On 14 July, Brad Dunstan, Head of Portfolio Completion at the New Zealand Superannuation Fund, closed the Sovereign Investment Workshop, hosted by the Sovereign Investment Lab at the Baffi CAFEFIN Centre at Bocconi University in Milan.
Welcome, and good evening everyone
Tena kotou, tena kotou, tena kotou katoa
Benvenuti Buona Sera –
My name in Brad Dunstan and I am head of the Portfolio Completion team at the NZSF. It’s a pleasure to be here this evening speaking on behalf of the IFSWF chair, and CEO of NZSF, Adrian Orr.
Firstly, congratulations to all involved in this workshop, what a huge success. Thanks to Bernardo and Bocconi University, the all the speakers/contributors this evening, and to those fellow members that attended the Sovereign Investor Academy, for me it’s been a week of collective knowledge download.
This evening I am going to talk about three things –
- The shared purpose/endowments and challenges SWF face.
- The reason why events such as these are important the SWF community in driving the discussions around these commonalities.
- Some reflections on today’s workshop and how we can incorporate these into our interactions and discussions.
All of us in this room this evening share a common purpose – that is navigating through complex financial markets to generate long term sustainable wealth creation, and as we have heard today, it’s not going to be easy.
As well as our common purpose, we all share unique advantages/endowments; These are our long Investment horizon and Certainty of liquidity.
Our long Investment horizon is largely concerned with our ability to control the deployment of risk capital at all time and to be able to properly respond to slow burning global trends such as population change and climate change. SWF with our stable risk appetite, scalable resources and long investment horizons can bring much-needed discipline and stability to global financial markets.
Our certain liquidity profile allows us to discount short term market turmoil and dislocation and have resources and wherewithal to view these as opportunities and profit from them. Our certainty of liquidity gives us the ability to be true contrarian investors.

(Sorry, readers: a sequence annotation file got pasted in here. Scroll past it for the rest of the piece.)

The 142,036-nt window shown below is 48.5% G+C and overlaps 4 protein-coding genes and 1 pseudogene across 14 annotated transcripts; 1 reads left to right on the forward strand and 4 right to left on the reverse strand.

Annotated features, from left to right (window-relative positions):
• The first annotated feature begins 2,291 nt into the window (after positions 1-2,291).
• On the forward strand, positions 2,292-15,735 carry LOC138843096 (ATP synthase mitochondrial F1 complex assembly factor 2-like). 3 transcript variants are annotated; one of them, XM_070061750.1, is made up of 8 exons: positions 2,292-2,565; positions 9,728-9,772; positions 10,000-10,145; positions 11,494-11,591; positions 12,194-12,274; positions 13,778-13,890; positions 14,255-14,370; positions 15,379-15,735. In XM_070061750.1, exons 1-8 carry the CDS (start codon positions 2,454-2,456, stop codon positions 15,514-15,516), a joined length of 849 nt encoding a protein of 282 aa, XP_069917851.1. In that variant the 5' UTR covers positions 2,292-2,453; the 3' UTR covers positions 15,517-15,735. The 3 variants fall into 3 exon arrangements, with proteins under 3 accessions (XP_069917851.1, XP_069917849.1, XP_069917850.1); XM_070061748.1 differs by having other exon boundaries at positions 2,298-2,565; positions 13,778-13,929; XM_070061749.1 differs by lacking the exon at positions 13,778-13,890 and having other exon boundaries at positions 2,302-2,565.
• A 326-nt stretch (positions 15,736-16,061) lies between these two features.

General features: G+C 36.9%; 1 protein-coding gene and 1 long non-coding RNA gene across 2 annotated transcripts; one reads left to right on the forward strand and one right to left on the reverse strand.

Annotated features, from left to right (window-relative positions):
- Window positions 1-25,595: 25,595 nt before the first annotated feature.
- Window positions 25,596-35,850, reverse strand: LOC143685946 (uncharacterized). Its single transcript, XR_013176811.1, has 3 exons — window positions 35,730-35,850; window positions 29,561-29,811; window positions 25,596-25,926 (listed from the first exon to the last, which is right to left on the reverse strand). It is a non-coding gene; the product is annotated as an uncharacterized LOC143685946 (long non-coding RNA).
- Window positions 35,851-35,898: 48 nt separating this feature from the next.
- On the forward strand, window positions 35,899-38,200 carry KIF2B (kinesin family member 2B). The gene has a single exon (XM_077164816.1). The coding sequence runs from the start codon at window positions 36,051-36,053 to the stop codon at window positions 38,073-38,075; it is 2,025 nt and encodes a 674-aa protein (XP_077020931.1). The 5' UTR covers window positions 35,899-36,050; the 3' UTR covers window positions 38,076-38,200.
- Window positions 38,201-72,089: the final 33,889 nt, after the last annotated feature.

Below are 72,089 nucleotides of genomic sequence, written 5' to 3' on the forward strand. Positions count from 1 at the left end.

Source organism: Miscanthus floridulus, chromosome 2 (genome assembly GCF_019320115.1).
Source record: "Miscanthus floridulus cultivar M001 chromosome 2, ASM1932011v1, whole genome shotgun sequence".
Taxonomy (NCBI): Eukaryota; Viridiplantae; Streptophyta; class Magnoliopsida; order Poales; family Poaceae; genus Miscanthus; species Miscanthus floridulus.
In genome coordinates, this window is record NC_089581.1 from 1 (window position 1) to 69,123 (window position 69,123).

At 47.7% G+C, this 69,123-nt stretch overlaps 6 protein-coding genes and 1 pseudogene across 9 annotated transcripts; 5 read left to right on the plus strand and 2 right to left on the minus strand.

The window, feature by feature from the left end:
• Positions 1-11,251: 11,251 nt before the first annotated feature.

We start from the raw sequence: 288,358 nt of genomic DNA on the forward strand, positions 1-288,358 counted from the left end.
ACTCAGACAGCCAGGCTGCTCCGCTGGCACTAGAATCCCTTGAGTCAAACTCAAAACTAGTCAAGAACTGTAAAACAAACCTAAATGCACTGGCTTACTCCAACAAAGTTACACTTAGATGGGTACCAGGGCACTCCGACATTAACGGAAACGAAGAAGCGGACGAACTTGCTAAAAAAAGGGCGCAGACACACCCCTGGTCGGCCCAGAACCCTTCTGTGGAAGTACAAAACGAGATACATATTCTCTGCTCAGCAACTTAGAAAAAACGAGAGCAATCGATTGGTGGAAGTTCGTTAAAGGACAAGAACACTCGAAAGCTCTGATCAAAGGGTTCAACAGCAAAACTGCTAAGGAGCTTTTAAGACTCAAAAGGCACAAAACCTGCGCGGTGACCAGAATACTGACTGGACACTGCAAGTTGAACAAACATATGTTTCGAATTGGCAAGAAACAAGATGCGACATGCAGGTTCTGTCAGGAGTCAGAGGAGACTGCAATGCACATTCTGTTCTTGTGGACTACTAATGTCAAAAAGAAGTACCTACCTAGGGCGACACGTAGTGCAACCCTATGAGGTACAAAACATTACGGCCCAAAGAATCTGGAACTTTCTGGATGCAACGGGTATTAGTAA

We also face many common challenges and we have heard about some of those today involving more active governance of our investments, and technology disruption. They are issues all our organisations will face together.
Why Events Such as these are important
They are important because they provide the opportunity to discuss, share, and learn from each other about our common purpose/endowments and challenges.
This workshop is one of only a few undertaken under the banner of the International Forum of Sovereign Wealth Funds – IFSWF – and our academic partners Bocconi, the success of this event is very important to the ongoing value proposition of the Forum itself. What these events most achieve, is bringing together a global community of SWF. And it gives us the opportunity to work towards what Adrian describes as the three Cs: Compare, Collaborate, Co-Invest.
First – Compare
Let’s compare best practice, lets us compare notes on how to do certain things; it allows us to measure ourselves against each other, learn from each other’s experiences. And this is important. It’s important because it enables us to communicate with our stakeholders in an informed way about how we’re operating and where we stand in the global scheme of things.
And we can witness examples of this already in the forums pursuit of The Santiago Principles of investing, this is a tangible way in which we can compare and measure ourselves.
Second – Collaborate.
Let’s collaborate on issues of shared interest - Given many of us share the same endowments, inevitably, our interests are going to coincide across several fronts – meaning there is always scope for further, deeper collaboration.
It’s early days yet, but there’s been some good success. For example, a few of us are working with the OECD on long-term tax considerations, and with the UNPRI on responsible investment.